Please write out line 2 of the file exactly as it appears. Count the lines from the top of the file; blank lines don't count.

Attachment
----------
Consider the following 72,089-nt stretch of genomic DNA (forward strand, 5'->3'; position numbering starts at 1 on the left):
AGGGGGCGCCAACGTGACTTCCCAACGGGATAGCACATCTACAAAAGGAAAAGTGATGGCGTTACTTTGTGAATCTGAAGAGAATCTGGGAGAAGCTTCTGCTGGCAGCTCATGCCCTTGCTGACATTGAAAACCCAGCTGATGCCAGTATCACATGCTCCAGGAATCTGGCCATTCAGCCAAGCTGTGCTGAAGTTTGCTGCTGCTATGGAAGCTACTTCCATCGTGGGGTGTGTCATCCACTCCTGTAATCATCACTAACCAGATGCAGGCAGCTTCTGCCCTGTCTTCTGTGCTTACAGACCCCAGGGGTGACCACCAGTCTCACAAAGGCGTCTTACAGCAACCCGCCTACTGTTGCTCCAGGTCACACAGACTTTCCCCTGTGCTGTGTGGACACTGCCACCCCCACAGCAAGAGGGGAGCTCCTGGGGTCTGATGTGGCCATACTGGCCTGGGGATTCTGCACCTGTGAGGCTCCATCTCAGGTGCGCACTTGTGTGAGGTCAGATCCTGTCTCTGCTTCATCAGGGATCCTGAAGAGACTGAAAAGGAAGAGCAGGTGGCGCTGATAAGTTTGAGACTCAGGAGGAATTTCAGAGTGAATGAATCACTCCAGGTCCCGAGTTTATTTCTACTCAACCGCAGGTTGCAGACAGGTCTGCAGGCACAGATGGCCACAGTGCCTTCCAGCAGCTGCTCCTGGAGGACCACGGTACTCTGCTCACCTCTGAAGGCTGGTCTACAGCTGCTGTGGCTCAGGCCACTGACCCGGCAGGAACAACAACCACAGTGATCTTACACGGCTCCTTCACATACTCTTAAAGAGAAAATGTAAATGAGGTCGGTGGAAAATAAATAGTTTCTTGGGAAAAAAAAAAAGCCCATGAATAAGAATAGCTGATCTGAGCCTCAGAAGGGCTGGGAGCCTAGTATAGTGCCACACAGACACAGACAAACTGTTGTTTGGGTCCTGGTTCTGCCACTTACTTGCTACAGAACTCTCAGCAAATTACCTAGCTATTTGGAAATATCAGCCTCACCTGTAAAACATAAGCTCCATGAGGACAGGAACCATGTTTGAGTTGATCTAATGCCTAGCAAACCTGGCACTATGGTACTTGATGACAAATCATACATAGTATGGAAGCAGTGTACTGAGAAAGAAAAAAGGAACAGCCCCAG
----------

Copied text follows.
AGGGGGCGCCAACGTGACTTCCCAACGGGATAGCACATCTACAAAAGGAAAAGTGATGGCGTTACTTTGTGAATCTGAAGAGAATCTGGGAGAAGCTTCTGCTGGCAGCTCATGCCCTTGCTGACATTGAAAACCCAGCTGATGCCAGTATCACATGCTCCAGGAATCTGGCCATTCAGCCAAGCTGTGCTGAAGTTTGCTGCTGCTATGGAAGCTACTTCCATCGTGGGGTGTGTCATCCACTCCTGTAATCATCACTAACCAGATGCAGGCAGCTTCTGCCCTGTCTTCTGTGCTTACAGACCCCAGGGGTGACCACCAGTCTCACAAAGGCGTCTTACAGCAACCCGCCTACTGTTGCTCCAGGTCACACAGACTTTCCCCTGTGCTGTGTGGACACTGCCACCCCCACAGCAAGAGGGGAGCTCCTGGGGTCTGATGTGGCCATACTGGCCTGGGGATTCTGCACCTGTGAGGCTCCATCTCAGGTGCGCACTTGTGTGAGGTCAGATCCTGTCTCTGCTTCATCAGGGATCCTGAAGAGACTGAAAAGGAAGAGCAGGTGGCGCTGATAAGTTTGAGACTCAGGAGGAATTTCAGAGTGAATGAATCACTCCAGGTCCCGAGTTTATTTCTACTCAACCGCAGGTTGCAGACAGGTCTGCAGGCACAGATGGCCACAGTGCCTTCCAGCAGCTGCTCCTGGAGGACCACGGTACTCTGCTCACCTCTGAAGGCTGGTCTACAGCTGCTGTGGCTCAGGCCACTGACCCGGCAGGAACAACAACCACAGTGATCTTACACGGCTCCTTCACATACTCTTAAAGAGAAAATGTAAATGAGGTCGGTGGAAAATAAATAGTTTCTTGGGAAAAAAAAAAAGCCCATGAATAAGAATAGCTGATCTGAGCCTCAGAAGGGCTGGGAGCCTAGTATAGTGCCACACAGACACAGACAAACTGTTGTTTGGGTCCTGGTTCTGCCACTTACTTGCTACAGAACTCTCAGCAAATTACCTAGCTATTTGGAAATATCAGCCTCACCTGTAAAACATAAGCTCCATGAGGACAGGAACCATGTTTGAGTTGATCTAATGCCTAGCAAACCTGGCACTATGGTACTTGATGACAAATCATACATAGTATGGAAGCAGTGTACTGAGAAAGAAAAAAGGAACAGCCCCAG